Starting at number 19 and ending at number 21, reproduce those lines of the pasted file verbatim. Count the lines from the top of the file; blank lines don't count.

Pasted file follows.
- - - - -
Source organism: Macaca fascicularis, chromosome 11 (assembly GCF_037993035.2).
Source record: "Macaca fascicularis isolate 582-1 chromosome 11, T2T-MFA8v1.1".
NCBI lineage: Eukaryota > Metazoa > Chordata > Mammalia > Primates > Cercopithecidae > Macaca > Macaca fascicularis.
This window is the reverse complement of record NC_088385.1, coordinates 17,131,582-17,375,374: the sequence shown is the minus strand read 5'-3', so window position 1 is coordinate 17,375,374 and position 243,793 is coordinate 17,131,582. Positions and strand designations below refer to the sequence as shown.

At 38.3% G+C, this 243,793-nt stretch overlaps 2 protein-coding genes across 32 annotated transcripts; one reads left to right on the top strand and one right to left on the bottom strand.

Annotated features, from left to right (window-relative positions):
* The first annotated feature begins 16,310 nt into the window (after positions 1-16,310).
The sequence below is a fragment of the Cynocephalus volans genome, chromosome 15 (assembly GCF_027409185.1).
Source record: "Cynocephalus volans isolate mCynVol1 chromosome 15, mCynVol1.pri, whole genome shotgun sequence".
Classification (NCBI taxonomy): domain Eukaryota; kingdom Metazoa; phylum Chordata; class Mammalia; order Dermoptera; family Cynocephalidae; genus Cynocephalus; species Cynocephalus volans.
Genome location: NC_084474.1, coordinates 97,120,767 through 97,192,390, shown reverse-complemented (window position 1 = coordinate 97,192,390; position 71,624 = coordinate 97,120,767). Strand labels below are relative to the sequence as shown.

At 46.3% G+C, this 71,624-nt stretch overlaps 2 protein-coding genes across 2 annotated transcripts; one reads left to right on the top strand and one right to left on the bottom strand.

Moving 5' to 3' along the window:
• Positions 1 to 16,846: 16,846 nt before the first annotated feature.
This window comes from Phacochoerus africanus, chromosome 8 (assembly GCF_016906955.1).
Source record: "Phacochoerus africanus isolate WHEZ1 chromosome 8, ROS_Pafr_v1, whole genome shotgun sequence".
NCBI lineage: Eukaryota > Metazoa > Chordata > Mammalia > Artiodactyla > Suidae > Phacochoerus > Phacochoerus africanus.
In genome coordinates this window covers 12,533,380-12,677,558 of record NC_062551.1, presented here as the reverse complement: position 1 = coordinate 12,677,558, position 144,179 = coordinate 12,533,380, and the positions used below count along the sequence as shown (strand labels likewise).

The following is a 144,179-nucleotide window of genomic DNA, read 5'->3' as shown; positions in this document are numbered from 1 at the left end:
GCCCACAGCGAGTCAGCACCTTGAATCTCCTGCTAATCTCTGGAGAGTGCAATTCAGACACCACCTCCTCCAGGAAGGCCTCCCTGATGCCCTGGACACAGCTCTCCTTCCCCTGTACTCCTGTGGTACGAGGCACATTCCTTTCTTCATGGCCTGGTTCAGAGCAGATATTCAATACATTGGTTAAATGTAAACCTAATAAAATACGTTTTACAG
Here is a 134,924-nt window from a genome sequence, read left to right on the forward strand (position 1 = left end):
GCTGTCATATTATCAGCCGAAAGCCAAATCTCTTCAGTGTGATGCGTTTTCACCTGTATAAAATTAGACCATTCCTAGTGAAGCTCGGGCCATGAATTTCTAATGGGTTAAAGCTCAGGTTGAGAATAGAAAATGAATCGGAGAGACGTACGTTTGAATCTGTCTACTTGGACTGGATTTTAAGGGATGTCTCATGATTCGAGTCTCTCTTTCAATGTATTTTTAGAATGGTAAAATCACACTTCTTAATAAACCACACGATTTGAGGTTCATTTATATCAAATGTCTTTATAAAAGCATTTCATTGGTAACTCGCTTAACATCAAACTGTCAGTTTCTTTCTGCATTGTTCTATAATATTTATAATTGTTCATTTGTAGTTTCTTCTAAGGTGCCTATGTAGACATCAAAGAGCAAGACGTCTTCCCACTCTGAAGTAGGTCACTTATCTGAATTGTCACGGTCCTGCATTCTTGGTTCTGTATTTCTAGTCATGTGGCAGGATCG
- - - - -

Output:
The following is a 144,179-nucleotide window of genomic DNA, read 5'->3' as shown; positions in this document are numbered from 1 at the left end:
GCCCACAGCGAGTCAGCACCTTGAATCTCCTGCTAATCTCTGGAGAGTGCAATTCAGACACCACCTCCTCCAGGAAGGCCTCCCTGATGCCCTGGACACAGCTCTCCTTCCCCTGTACTCCTGTGGTACGAGGCACATTCCTTTCTTCATGGCCTGGTTCAGAGCAGATATTCAATACATTGGTTAAATGTAAACCTAATAAAATACGTTTTACAG
Here is a 134,924-nt window from a genome sequence, read left to right on the forward strand (position 1 = left end):